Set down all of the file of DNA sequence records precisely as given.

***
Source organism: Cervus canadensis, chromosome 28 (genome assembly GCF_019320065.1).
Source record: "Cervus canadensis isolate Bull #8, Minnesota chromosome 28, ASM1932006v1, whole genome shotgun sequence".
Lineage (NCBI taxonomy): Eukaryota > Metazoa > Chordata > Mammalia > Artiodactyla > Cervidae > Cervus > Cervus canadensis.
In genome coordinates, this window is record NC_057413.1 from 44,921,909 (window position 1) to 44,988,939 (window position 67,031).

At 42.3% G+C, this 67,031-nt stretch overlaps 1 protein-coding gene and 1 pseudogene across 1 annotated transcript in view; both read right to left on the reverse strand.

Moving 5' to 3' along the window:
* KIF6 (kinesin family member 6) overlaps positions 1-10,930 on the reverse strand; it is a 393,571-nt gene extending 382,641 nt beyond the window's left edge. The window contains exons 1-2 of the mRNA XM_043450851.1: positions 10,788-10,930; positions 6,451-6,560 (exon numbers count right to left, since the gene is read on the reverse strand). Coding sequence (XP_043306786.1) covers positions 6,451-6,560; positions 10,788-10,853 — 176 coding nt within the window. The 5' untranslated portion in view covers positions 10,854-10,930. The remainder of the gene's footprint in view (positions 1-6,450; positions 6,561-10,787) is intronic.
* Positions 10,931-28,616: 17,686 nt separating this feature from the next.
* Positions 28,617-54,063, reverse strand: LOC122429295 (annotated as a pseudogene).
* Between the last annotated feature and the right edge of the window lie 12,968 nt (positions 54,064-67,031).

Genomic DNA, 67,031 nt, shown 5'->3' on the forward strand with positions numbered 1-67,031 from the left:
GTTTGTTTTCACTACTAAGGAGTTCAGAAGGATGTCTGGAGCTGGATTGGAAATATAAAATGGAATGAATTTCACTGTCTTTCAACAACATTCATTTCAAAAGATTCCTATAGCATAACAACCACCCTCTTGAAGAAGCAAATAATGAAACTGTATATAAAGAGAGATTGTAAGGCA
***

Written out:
Source organism: Cervus canadensis, chromosome 28 (genome assembly GCF_019320065.1).
Source record: "Cervus canadensis isolate Bull #8, Minnesota chromosome 28, ASM1932006v1, whole genome shotgun sequence".
Lineage (NCBI taxonomy): Eukaryota > Metazoa > Chordata > Mammalia > Artiodactyla > Cervidae > Cervus > Cervus canadensis.
In genome coordinates, this window is record NC_057413.1 from 44,921,909 (window position 1) to 44,988,939 (window position 67,031).

At 42.3% G+C, this 67,031-nt stretch overlaps 1 protein-coding gene and 1 pseudogene across 1 annotated transcript in view; both read right to left on the reverse strand.

Moving 5' to 3' along the window:
* KIF6 (kinesin family member 6) overlaps positions 1-10,930 on the reverse strand; it is a 393,571-nt gene extending 382,641 nt beyond the window's left edge. The window contains exons 1-2 of the mRNA XM_043450851.1: positions 10,788-10,930; positions 6,451-6,560 (exon numbers count right to left, since the gene is read on the reverse strand). Coding sequence (XP_043306786.1) covers positions 6,451-6,560; positions 10,788-10,853 — 176 coding nt within the window. The 5' untranslated portion in view covers positions 10,854-10,930. The remainder of the gene's footprint in view (positions 1-6,450; positions 6,561-10,787) is intronic.
* Positions 10,931-28,616: 17,686 nt separating this feature from the next.
* Positions 28,617-54,063, reverse strand: LOC122429295 (annotated as a pseudogene).
* Between the last annotated feature and the right edge of the window lie 12,968 nt (positions 54,064-67,031).

Genomic DNA, 67,031 nt, shown 5'->3' on the forward strand with positions numbered 1-67,031 from the left:
GTTTGTTTTCACTACTAAGGAGTTCAGAAGGATGTCTGGAGCTGGATTGGAAATATAAAATGGAATGAATTTCACTGTCTTTCAACAACATTCATTTCAAAAGATTCCTATAGCATAACAACCACCCTCTTGAAGAAGCAAATAATGAAACTGTATATAAAGAGAGATTGTAAGGCA